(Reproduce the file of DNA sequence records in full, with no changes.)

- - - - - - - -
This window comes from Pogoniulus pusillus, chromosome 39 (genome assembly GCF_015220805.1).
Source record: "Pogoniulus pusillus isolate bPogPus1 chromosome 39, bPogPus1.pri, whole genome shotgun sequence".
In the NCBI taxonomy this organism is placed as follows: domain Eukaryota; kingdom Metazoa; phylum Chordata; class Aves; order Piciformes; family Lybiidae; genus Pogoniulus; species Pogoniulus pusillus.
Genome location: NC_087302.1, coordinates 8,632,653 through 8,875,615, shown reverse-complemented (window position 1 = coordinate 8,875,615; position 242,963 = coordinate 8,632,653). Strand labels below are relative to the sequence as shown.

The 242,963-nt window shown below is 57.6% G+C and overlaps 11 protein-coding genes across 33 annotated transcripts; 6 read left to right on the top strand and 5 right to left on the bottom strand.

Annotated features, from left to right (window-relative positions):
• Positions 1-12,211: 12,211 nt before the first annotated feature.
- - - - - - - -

This window comes from Pogoniulus pusillus, chromosome 39 (genome assembly GCF_015220805.1).
Source record: "Pogoniulus pusillus isolate bPogPus1 chromosome 39, bPogPus1.pri, whole genome shotgun sequence".
In the NCBI taxonomy this organism is placed as follows: domain Eukaryota; kingdom Metazoa; phylum Chordata; class Aves; order Piciformes; family Lybiidae; genus Pogoniulus; species Pogoniulus pusillus.
Genome location: NC_087302.1, coordinates 8,632,653 through 8,875,615, shown reverse-complemented (window position 1 = coordinate 8,875,615; position 242,963 = coordinate 8,632,653). Strand labels below are relative to the sequence as shown.

The 242,963-nt window shown below is 57.6% G+C and overlaps 11 protein-coding genes across 33 annotated transcripts; 6 read left to right on the top strand and 5 right to left on the bottom strand.

Annotated features, from left to right (window-relative positions):
• Positions 1-12,211: 12,211 nt before the first annotated feature.